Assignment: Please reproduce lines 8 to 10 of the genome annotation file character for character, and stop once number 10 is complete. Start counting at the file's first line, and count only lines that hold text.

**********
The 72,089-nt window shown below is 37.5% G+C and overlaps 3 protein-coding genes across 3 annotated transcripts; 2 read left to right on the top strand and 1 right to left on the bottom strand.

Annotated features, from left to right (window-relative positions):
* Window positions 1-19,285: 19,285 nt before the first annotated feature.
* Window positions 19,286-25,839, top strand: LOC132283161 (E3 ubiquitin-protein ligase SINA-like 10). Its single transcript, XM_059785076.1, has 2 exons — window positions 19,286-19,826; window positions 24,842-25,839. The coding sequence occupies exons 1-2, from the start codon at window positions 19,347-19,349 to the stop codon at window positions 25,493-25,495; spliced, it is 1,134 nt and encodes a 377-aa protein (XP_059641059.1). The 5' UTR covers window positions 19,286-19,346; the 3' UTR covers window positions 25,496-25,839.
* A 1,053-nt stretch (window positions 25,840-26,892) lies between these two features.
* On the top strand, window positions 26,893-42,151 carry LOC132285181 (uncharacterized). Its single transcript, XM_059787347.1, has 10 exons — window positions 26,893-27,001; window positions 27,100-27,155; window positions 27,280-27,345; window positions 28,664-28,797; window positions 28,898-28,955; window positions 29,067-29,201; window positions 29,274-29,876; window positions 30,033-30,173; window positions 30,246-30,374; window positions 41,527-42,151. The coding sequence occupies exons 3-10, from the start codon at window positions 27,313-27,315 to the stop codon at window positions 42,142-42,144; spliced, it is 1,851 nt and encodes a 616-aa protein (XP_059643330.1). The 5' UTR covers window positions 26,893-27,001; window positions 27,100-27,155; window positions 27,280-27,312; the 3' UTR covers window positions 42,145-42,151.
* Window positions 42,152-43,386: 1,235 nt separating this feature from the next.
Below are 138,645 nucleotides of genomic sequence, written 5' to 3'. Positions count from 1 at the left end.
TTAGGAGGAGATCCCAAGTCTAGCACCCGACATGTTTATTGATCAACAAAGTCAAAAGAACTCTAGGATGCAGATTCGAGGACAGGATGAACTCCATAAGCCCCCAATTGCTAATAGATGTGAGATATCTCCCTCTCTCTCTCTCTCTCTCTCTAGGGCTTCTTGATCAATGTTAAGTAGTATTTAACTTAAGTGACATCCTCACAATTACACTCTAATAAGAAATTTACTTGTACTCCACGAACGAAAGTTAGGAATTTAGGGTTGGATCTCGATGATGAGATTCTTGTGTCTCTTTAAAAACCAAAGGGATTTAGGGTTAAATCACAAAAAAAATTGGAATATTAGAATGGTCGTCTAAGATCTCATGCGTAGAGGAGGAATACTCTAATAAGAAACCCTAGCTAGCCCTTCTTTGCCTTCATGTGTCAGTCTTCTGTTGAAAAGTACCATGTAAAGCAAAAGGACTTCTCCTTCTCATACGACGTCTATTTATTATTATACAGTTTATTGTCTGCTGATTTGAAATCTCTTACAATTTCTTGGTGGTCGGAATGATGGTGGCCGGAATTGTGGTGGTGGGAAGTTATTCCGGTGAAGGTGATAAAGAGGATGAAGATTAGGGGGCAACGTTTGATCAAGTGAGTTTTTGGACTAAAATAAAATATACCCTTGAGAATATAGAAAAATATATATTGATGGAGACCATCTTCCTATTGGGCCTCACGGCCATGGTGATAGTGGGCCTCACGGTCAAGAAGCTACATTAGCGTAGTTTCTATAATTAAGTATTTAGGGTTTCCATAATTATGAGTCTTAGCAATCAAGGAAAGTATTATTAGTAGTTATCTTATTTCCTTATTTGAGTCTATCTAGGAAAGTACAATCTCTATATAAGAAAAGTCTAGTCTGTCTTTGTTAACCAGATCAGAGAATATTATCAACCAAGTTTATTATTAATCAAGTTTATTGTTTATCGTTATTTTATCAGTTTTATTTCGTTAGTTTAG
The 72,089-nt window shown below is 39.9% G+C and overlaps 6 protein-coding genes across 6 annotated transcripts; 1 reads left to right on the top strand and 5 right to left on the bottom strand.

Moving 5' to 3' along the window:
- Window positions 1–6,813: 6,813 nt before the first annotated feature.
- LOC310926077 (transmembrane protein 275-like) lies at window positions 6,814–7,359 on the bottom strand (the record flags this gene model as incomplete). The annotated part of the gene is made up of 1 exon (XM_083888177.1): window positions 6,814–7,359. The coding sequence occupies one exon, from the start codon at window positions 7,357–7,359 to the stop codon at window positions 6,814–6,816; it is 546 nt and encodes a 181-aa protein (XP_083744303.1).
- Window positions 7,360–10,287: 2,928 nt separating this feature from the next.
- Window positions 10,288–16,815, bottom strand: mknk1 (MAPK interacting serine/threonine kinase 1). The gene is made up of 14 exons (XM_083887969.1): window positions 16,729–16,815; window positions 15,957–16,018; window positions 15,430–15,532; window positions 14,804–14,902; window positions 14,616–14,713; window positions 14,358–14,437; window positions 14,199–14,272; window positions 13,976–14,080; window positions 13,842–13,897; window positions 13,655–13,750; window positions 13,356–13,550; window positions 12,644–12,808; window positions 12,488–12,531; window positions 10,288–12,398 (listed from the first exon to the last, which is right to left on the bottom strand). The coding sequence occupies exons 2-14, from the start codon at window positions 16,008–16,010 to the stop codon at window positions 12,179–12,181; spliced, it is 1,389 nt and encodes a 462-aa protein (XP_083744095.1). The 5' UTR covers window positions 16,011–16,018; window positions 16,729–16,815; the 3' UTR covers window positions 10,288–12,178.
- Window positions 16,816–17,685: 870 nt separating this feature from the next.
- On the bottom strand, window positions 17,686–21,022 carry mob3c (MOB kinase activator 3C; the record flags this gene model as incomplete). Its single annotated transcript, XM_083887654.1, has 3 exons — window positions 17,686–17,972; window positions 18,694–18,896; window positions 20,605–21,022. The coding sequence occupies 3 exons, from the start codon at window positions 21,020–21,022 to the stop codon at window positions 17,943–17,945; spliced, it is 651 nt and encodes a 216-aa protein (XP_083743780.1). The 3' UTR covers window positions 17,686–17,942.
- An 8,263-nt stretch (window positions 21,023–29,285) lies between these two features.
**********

Below are 138,645 nucleotides of genomic sequence, written 5' to 3'. Positions count from 1 at the left end.
TTAGGAGGAGATCCCAAGTCTAGCACCCGACATGTTTATTGATCAACAAAGTCAAAAGAACTCTAGGATGCAGATTCGAGGACAGGATGAACTCCATAAGCCCCCAATTGCTAATAGATGTGAGATATCTCCCTCTCTCTCTCTCTCTCTCTCTAGGGCTTCTTGATCAATGTTAAGTAGTATTTAACTTAAGTGACATCCTCACAATTACACTCTAATAAGAAATTTACTTGTACTCCACGAACGAAAGTTAGGAATTTAGGGTTGGATCTCGATGATGAGATTCTTGTGTCTCTTTAAAAACCAAAGGGATTTAGGGTTAAATCACAAAAAAAATTGGAATATTAGAATGGTCGTCTAAGATCTCATGCGTAGAGGAGGAATACTCTAATAAGAAACCCTAGCTAGCCCTTCTTTGCCTTCATGTGTCAGTCTTCTGTTGAAAAGTACCATGTAAAGCAAAAGGACTTCTCCTTCTCATACGACGTCTATTTATTATTATACAGTTTATTGTCTGCTGATTTGAAATCTCTTACAATTTCTTGGTGGTCGGAATGATGGTGGCCGGAATTGTGGTGGTGGGAAGTTATTCCGGTGAAGGTGATAAAGAGGATGAAGATTAGGGGGCAACGTTTGATCAAGTGAGTTTTTGGACTAAAATAAAATATACCCTTGAGAATATAGAAAAATATATATTGATGGAGACCATCTTCCTATTGGGCCTCACGGCCATGGTGATAGTGGGCCTCACGGTCAAGAAGCTACATTAGCGTAGTTTCTATAATTAAGTATTTAGGGTTTCCATAATTATGAGTCTTAGCAATCAAGGAAAGTATTATTAGTAGTTATCTTATTTCCTTATTTGAGTCTATCTAGGAAAGTACAATCTCTATATAAGAAAAGTCTAGTCTGTCTTTGTTAACCAGATCAGAGAATATTATCAACCAAGTTTATTATTAATCAAGTTTATTGTTTATCGTTATTTTATCAGTTTTATTTCGTTAGTTTAG
The 72,089-nt window shown below is 39.9% G+C and overlaps 6 protein-coding genes across 6 annotated transcripts; 1 reads left to right on the top strand and 5 right to left on the bottom strand.